Rick Steves’ Europe                                The island of Grinda holds nostalgia for many Stockholmers, who fondly recall when this was a summer camp island. And it retains that vibe today.

Rick Steves’ Europe The island of Grinda holds nostalgia for many Stockholmers, who fondly recall when this was a summer camp island. And it retains that vibe today.

Stockholm’s delightful, diverse day trips

From royal palaces to a sculptor’s garden, the area around the city has something for every traveler.

Stockholm is a highlight of any Scandinavian vacation, but don’t discount the variety of fine day trips at the city’s doorstep. Within an hour or so of the Swedish capital, you can bask in the opulence of a royal palace, swing through the home and garden of Sweden’s greatest sculptor, see ancient rune stones in the country’s oldest town, hang with students in a stately university city or island-hop through Stockholm’s archipelago.

West of Stockholm, Drottningholm Palace is the queen’s 17th-century summer castle and current royal residence. Though sometimes referred to as “Sweden’s Versailles,” that’s a bit of a stretch. But it is a lovely place to stroll the sprawling gardens and envision royal life. Visitors tour two floors of lavish rooms, filled with art that makes the point that Sweden’s royalty is divine and belongs with the gods.

I find the tour at Drottningholm Court Theater even better than the palace’s. Built in the 1760s by a Swedish king to impress his Prussian wife (who considered Sweden dreadfully provincial), this theater has miraculously survived the ages. Still intact are the Baroque scenery and hand-operated machines for simulating wind, thunder and clouds. The pulleys, trap doors and contraptions that floated actors in from the sky aren’t so different from devices used on stages today.

Another fine destination is Millesgarden, dramatically situated on a bluff overlooking Stockholm’s harbor in the suburb of Lidingo. The 20th-century sculptor Carl Milles lived and worked in this villa, and lovingly designed the sculpture garden for the public. Milles wanted his art — often Greek mythological figures such as Pegasus or Poseidon — to be displayed on pedestals “as if silhouettes against the sky.” Milles also injected life into his work with water, which splashes playfully amid the sculptures.

Twenty years ago, I visited the historic town of Sigtuna (north of Stockholm) and wrote it off as a tourist trap. But I recently reassessed the place: It’s great. Established in the 970s, it’s the oldest town in Sweden — and the cutest. Visitors enjoy a lakeside setting and an open-air folk museum of a town, with ruined churches and a cobbled lane of 18th-century buildings.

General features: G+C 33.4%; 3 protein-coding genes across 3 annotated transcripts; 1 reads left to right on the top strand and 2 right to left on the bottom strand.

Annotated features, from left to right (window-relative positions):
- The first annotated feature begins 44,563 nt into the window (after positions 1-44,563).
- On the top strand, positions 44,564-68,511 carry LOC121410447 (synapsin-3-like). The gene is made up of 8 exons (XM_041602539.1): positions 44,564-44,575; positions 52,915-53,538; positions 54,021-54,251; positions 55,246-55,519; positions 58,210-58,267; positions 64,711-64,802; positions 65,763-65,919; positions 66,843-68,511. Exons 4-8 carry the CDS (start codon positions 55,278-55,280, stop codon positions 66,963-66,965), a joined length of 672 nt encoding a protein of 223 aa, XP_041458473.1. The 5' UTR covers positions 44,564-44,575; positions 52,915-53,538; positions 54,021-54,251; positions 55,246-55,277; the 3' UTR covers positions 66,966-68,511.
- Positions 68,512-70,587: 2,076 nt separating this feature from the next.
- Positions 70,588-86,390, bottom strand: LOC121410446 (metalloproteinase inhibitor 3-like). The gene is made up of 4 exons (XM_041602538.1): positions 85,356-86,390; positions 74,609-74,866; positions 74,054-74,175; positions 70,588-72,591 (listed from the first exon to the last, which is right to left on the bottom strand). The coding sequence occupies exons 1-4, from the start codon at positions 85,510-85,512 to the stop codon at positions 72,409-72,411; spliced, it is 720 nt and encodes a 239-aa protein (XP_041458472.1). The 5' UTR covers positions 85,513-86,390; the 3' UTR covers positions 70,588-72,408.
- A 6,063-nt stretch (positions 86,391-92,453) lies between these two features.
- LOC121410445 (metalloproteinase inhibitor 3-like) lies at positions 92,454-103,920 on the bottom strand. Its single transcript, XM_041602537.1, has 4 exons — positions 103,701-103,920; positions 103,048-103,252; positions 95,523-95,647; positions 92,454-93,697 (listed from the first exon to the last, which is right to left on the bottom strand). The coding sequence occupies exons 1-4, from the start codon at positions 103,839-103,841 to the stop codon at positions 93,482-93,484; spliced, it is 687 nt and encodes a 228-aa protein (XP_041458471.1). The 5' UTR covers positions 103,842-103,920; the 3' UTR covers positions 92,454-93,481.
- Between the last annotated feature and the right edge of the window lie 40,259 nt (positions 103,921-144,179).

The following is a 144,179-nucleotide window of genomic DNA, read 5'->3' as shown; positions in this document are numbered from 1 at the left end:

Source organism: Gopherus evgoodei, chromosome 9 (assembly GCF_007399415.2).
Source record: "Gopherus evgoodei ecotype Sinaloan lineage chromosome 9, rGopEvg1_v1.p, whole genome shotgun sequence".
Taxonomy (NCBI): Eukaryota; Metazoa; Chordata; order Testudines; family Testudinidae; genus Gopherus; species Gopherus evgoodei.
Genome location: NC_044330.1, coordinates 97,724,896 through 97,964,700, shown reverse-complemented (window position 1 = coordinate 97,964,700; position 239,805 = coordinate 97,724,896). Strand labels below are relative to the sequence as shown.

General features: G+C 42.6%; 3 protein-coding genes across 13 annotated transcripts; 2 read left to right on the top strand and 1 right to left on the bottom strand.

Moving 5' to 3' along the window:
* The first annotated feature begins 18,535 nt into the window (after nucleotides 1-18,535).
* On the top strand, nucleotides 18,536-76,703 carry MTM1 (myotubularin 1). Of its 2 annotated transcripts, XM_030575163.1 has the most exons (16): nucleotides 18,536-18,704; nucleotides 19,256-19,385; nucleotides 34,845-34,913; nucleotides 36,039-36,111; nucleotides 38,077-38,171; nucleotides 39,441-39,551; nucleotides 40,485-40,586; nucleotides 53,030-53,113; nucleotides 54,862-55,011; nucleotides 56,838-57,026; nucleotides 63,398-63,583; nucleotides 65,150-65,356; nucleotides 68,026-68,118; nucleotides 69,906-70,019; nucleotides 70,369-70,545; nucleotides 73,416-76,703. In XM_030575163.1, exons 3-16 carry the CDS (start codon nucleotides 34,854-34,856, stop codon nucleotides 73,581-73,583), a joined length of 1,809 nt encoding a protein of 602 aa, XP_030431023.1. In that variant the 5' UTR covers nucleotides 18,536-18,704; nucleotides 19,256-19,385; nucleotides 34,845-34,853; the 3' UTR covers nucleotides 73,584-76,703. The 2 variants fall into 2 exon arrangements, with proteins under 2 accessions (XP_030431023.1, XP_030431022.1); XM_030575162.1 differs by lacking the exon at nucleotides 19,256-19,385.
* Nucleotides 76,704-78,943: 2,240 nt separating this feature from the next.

Sigtuna is also dotted with a dozen rune stones. These memorial stones are carved with messages in an Iron Age language. Most have a cross, indicating that they are from the early Christian era (11th century). I even have a favorite stone here. Its inscription translates as, “Anund had this stone erected in memory of himself in his lifetime” — showing that his rune carver had some personality and perhaps that Anund had no friends.

A bit north of Sigtuna is Uppsala, Sweden’s fourth-largest city, known for its historic cathedral, venerable university and as home to Carl Linnaeus, the father of modern botany. Uppsala’s cathedral — one of Scandinavia’s largest and most historic — boasts a fine Gothic interior, the relics of St. Erik, memories of countless coronations and the tomb of King Gustav Vasa. Facing the cathedral is the Gustavianum museum, housing a collection of Viking artifacts, a cabinet of miniature curiosities, the first thermometer Anders Celsius made according to his own scale and an anatomical theater — a temple-like room where human dissection was practiced before student audiences. Nearby are the Linnaeus Garden and Museum, where the botanist studied 3,000 species of plants and developed a way to classify the plant kingdom.

On a warm summer day, nothing beats a ferry trip through Stockholm’s archipelago, a playground of islands stretching 80 miles from the city. Locals love to brag that there are more than 30,000 islands — but that must count mossy little rocks, so I ignore that figure.

Ferries serve over a hundred islands, such as Vaxholm, the gateway to the archipelago. This popular destination has a quiet and charming old town and well-preserved fortress just off its busy harborfront. The ramparts remain — manned not by soldiers but by sun worshippers enjoying Sweden’s long summer days. On Vaxholm, my favorite lookout post is the Hembygdsgarden Cafe. The coffee and pastry break is a Swedish ritual — embraced with all the vigor of a constitutional right. And here, savoring life to its fullest just seems to come naturally.

Farther along is the car-free and largely forested isle of Grinda, a nature preserve that’s laced with walking paths, beaches and slabs of glacier-carved granite sloping into the sea. There’s no real town, but there are a few hotels, a cafe on the marina and busy ice cream stand. Other fine archipelago stops include the remote isle of Svartso (great for biking), and the sandy beaches of Sandhamn — the last stop before Finland.

From royal palaces to a sculptor’s garden, lazy islands to towns big and small, the area around Stockholm has something for travelers of all stripes.

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